Through exploring the city he'd realized that there were more smuggling groups than the one he had found initially and they were all quite good at circumventing any security in Monterrey's borders. There were ways to sneak into the city that he never would have expected, including a few that circumvented the mountains and one that involved a nearby waterway that had been created for irrigation after the war in the States.

A few nights were spent watching some secret passages before he'd realized that the smugglers were not the only ones who knew of them, though they were certainly the ones policing them and frequenting them most. And that was only the ones he could access; there were others he didn't dare touch because the area or people surrounding them would be too difficult to try to pass.

In the more accessible, though still hidden, passageways, Boyd had noticed a trend.

Although it seemed that the adults of the area walked past the entrances without ever noticing, some of the children were aware. It was by monitoring a few of these passageways that Boyd realized the black market was even larger in Monterrey than he'd expected, and that he had to pursue this. He'd waited, watching, until he saw a kid he thought he could trust enough to follow through with any promises. Jorge may be very intent on getting his payment, but considering the poverty he lived in and, as he'd rightly pointed out, the possible threat to his life, it really wasn't that much that he was charging. And Boyd felt that he could trust him. After all, so far the kid hadn't led him astray, and he was straightforward enough that he didn't seem deceitful.

Jorge stopped at a squat, pale building that simply read 'Farmácia.' Boyd moved to stand to the side but Jorge tipped his head, motioning for him to follow.

"They give me it only if they see you," he said simply and walked inside.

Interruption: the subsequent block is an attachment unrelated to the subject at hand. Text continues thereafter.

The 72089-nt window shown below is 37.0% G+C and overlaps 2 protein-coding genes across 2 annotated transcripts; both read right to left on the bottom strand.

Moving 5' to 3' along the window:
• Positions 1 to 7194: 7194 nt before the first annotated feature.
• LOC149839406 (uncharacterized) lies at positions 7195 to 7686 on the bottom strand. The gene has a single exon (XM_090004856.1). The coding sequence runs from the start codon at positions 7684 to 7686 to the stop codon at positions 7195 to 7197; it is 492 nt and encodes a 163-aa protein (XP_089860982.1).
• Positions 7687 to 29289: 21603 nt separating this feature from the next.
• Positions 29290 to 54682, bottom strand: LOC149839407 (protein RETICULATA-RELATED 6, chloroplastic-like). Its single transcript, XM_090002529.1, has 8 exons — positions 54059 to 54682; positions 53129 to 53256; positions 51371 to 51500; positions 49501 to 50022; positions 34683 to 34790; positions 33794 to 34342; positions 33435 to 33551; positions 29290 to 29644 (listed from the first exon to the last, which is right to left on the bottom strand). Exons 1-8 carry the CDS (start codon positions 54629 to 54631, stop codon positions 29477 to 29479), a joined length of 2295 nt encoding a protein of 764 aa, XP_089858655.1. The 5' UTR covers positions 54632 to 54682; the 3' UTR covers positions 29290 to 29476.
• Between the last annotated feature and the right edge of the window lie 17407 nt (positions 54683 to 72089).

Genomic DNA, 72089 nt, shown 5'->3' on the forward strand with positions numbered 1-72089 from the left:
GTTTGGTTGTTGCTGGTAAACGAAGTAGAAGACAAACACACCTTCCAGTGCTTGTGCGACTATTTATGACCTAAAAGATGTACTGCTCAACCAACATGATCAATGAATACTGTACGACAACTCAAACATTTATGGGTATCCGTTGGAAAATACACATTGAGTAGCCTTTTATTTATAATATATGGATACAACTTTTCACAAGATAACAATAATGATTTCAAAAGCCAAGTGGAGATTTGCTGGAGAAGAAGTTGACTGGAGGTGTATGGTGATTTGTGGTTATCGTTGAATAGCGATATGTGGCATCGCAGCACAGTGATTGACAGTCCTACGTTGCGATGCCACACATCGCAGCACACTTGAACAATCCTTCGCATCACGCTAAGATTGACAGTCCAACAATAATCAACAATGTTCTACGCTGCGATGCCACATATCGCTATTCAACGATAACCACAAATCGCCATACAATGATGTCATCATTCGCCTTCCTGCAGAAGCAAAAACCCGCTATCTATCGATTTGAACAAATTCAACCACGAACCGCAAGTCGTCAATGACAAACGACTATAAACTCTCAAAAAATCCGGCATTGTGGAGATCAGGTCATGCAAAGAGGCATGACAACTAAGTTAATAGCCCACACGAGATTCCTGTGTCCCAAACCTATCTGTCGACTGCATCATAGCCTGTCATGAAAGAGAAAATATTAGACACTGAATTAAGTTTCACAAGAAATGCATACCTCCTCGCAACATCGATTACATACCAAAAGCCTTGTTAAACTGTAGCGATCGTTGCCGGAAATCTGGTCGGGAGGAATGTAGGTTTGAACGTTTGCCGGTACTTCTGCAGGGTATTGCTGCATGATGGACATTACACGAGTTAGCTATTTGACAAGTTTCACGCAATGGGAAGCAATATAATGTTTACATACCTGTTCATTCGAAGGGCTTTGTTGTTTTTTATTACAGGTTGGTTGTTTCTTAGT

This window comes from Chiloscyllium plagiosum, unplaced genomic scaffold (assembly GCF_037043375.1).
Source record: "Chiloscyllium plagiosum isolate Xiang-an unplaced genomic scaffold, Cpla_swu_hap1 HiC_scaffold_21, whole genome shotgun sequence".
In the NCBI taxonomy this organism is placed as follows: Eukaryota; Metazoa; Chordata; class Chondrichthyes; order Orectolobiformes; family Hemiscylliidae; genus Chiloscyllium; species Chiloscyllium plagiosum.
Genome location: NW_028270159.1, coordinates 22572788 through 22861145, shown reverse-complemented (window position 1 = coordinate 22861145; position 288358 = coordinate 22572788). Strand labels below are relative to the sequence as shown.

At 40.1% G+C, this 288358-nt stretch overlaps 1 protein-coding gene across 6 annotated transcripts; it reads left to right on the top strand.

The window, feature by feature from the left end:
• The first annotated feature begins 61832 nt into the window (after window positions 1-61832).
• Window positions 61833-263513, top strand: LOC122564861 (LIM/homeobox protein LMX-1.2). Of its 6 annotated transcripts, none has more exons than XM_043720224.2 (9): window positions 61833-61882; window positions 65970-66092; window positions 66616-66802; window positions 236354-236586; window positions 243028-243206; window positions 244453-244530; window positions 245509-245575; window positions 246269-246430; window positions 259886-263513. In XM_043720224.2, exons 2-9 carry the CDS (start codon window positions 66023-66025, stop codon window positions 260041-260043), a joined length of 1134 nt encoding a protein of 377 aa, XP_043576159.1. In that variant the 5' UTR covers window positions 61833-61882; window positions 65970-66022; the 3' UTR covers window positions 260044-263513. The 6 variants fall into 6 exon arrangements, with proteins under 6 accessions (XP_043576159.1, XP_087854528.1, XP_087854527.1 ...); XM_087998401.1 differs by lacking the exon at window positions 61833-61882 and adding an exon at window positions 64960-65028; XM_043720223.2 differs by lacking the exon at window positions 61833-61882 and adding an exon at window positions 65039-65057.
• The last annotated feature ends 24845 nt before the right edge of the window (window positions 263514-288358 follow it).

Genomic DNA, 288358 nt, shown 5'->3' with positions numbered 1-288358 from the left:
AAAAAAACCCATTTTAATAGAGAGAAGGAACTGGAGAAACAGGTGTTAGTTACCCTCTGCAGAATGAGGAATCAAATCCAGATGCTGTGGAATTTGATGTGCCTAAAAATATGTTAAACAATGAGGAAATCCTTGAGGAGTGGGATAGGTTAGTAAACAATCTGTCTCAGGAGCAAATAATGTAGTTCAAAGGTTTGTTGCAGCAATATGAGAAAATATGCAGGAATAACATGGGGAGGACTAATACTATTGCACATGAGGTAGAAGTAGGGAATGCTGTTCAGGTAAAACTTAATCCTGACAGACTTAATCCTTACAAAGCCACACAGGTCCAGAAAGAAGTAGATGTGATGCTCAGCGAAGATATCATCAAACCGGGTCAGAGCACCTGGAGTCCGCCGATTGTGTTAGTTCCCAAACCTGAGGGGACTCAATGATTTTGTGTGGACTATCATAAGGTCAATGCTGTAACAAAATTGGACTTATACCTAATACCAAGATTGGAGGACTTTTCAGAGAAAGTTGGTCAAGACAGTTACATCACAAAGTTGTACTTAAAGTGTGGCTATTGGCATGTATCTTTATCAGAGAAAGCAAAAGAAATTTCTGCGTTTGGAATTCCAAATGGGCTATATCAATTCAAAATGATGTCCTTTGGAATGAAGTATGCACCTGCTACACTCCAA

Boyd didn't let his expression reflect the fact that he thought that was interesting.

A small bell rang on the door as they entered and he had to blink a few times to readjust his vision; it was far darker inside than it had been outside and the aisles looked almost smoky in the gloom. For a strange moment he felt a sense of déjà vu; the store was set up almost identically to one of the first missions he'd been on, only this one didn't have a second story that housed wealthy, lazy rebel leaders and there was no broken meat locker to the side with men crouched around a table and map.

No one greeted them when they entered. The place seemed abandoned and the dust he saw on the shelving only emphasized the desolation of the area. He followed Jorge quietly, feeling... something as he looked around. He wasn't quite sure what the emotion was, but it may have been a vague sense of regret. He could tell by the handwritten, yellowing sheets of paper falling off the walls and the way the store was set up that this had been someone's dream, that this had been a family business.

Once. Long ago.

This wasn't just a front to shady black market dealings; this had been someone's life before it all fell into disrepair. It made him wonder what had happened, where those people had gone, why this memory had stayed in empty shelves and little cartoons drawn on paper, why the building hadn't been remodeled and why no one seemed to care despite the fact that Monterrey was one of the most frequented cities in Mexico.

If even in a city known for its progress there could be a place like this, an echo of past lives that were truncated or skewed, then what must the other cities be like? The villages? How much desolation was there in the world today, how much more now than had been even two decades ago before that first bomb exploded on foreign soil?

The thought was a little disquieting so he tried not to dwell on it.

Even so, he couldn't help noticing that he had been in dozens of places like this since he'd started in the Agency but somehow he'd never really cared to think too clearly on the history of the place. He'd never particularly cared why this store had handwritten notes but the next had everything printed; he'd never cared that judging by a filthy, disintegrating doll discarded in the corner, a child probably once played here.